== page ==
In most countries, including Brunei, copyright protection is obtained automatically without the need for registration or other formalities.

Whilst BruIPO is responsible for the registration of industrial property (patents, trademarks and industrial designs), copyright on the other hand, is under the purview of Brunei’s Attorney General’s Chambers (AGC).

Question: And what about copyright protection?

According to the AGC, copyright and related rights protection is obtained automatically without any need for registration or other formalities.

Unlike other types of intellectual property such as trademark, patent or industrial designs where these types of intellectual property must be registered for protection, copyright and related rights are unique where, the moment you create a work, it is automatically protected.

Therefore, everything that you write (or draw or paint or whatever) regardless of whether it is an e-mail, a recording, an image, a thesis, a web page, or anything else, is automatically copyright protected.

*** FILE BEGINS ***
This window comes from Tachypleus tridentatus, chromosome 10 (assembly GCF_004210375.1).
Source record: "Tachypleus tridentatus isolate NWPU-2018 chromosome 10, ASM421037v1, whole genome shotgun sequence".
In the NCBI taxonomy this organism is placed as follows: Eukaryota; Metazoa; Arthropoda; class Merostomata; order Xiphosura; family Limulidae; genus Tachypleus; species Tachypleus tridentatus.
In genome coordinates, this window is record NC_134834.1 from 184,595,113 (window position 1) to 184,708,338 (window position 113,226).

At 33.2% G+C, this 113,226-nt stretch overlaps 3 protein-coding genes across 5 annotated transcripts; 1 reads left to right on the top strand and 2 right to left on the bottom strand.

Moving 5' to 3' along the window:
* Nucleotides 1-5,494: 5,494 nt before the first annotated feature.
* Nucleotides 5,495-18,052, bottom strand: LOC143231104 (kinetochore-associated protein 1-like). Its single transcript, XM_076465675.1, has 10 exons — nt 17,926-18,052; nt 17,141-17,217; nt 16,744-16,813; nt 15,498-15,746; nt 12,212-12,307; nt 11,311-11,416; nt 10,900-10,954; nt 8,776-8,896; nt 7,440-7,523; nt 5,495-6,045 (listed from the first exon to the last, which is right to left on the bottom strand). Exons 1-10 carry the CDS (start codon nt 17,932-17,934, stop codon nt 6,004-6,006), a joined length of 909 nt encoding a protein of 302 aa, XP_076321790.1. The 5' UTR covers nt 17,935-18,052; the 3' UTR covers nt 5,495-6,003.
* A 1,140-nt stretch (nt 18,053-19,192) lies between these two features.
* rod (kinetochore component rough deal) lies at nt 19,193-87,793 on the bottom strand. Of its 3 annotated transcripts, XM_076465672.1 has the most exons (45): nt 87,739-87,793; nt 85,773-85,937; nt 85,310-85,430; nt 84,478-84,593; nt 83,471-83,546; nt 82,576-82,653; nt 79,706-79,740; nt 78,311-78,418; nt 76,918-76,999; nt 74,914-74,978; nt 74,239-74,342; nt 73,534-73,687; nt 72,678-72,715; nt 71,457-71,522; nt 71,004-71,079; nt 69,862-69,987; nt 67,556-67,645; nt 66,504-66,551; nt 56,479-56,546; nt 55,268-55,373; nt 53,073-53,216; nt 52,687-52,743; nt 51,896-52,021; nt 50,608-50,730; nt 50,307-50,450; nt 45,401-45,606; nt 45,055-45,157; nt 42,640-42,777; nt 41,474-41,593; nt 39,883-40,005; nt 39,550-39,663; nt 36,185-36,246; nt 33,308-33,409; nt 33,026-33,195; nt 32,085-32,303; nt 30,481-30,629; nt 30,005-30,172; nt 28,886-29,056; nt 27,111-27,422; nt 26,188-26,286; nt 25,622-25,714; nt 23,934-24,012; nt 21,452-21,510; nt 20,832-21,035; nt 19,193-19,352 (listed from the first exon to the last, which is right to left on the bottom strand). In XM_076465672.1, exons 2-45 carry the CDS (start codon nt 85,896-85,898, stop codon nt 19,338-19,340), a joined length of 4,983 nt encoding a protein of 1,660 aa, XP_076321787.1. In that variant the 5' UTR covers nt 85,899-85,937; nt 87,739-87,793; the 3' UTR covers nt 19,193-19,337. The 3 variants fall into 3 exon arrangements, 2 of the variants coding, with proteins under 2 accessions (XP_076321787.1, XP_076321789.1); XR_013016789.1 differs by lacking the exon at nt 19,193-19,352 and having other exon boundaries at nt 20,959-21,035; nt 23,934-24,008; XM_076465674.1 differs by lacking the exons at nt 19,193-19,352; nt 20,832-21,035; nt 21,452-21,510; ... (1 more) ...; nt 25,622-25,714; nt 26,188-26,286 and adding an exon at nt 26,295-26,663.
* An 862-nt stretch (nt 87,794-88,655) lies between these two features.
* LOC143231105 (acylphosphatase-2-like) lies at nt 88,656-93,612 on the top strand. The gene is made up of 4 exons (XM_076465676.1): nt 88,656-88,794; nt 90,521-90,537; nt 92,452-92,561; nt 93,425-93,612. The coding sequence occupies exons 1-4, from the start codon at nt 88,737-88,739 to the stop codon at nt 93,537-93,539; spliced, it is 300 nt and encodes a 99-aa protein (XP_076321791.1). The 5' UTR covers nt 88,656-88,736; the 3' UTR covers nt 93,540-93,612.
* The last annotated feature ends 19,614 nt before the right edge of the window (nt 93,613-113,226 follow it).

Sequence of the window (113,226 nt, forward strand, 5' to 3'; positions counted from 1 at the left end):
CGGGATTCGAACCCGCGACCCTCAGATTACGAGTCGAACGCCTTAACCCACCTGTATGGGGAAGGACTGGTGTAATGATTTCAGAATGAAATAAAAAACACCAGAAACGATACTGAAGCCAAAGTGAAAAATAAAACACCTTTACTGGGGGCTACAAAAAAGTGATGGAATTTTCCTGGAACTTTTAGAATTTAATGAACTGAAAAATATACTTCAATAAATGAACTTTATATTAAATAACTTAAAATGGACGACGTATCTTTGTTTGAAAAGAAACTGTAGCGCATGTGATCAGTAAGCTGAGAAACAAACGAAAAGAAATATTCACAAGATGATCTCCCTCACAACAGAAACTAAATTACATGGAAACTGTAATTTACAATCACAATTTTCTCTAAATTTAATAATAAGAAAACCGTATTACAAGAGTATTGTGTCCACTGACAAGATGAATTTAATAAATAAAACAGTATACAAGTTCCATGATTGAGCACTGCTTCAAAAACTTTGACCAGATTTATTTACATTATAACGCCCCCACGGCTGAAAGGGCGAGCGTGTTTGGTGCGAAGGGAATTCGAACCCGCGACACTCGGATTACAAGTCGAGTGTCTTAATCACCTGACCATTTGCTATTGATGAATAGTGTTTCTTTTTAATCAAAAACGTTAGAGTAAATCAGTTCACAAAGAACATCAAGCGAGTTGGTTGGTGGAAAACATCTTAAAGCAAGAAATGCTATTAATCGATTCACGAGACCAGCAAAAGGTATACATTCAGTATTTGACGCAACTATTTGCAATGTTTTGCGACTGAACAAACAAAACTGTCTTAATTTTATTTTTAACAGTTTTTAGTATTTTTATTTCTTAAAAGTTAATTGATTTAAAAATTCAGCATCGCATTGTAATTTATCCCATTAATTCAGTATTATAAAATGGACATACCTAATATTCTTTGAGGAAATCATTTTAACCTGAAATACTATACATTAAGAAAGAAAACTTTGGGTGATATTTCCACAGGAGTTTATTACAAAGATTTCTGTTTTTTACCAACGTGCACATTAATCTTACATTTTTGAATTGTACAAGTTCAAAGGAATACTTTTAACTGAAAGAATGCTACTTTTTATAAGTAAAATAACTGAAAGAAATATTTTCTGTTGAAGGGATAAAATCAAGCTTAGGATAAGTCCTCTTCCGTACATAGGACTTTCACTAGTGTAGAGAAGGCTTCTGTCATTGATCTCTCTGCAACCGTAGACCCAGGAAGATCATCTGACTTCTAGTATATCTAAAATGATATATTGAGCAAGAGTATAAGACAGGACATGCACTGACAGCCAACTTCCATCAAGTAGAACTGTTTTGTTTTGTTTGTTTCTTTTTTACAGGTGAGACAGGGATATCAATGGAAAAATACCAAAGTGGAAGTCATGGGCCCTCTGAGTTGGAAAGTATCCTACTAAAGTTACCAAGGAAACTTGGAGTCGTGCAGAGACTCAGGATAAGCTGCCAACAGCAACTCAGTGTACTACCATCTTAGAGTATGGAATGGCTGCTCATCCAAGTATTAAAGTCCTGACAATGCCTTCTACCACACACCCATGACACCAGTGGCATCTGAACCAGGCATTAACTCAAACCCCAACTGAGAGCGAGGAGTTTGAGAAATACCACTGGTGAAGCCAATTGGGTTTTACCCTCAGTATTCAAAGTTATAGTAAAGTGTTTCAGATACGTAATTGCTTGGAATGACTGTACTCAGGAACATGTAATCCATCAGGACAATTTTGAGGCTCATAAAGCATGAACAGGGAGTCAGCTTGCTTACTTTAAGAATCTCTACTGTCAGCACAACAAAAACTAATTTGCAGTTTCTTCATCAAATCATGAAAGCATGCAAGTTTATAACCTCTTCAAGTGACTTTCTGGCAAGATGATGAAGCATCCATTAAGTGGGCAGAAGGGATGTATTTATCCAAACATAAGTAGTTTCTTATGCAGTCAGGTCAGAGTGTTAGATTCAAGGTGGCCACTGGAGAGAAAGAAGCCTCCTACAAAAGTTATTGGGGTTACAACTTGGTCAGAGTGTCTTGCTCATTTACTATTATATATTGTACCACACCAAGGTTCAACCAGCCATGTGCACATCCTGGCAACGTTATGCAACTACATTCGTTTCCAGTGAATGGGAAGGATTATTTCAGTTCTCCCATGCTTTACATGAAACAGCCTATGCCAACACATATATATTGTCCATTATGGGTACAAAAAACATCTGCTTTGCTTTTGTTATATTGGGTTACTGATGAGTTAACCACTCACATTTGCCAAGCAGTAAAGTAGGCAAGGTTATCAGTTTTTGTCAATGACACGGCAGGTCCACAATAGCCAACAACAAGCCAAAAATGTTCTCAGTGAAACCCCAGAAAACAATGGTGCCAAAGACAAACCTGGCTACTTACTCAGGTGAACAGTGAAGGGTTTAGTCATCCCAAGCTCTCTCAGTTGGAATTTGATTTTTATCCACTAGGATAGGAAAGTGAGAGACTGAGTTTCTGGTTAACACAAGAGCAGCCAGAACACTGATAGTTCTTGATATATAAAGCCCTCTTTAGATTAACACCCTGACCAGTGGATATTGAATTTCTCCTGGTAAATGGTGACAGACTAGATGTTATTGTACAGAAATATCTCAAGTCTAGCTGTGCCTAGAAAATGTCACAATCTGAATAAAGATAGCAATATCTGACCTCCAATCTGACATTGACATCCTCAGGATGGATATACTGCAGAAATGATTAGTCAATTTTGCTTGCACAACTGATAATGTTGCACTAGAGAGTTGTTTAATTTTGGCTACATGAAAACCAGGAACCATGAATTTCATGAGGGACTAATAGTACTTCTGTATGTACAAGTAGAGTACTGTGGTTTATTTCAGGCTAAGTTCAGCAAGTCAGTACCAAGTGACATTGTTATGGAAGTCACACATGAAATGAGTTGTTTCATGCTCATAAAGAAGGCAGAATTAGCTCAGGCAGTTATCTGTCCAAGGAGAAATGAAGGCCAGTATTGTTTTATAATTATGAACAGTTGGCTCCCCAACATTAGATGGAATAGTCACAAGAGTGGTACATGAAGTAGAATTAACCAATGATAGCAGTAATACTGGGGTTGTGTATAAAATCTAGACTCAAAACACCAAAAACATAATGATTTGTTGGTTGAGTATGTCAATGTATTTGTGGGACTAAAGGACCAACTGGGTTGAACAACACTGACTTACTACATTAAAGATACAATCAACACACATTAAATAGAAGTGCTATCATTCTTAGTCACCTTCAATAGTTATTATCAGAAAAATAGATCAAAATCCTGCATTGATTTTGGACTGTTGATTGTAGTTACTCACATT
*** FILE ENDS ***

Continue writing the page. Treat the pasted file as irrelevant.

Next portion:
Not only that, works created in Brunei will have protection in other countries who are a member of the World Trade Organization (WTO) or the Berne Convention for the Protection of Literary and Artistic Works, usually known as the Berne Convention. This would mean that your copyright or related rights is already protected in most countries without having to ‘register’ or go to those countries.

Brunei is a party to both the WTO and Berne Convention.

Question: Isn’t attributing the photo to its original source in the caption good enough?

According to a report by LifeLearn, the short answer is not always.

The safest bet is to assume that, unless something clearly states otherwise, anything published online is protected by copyright law. (Photo: Shutterstock)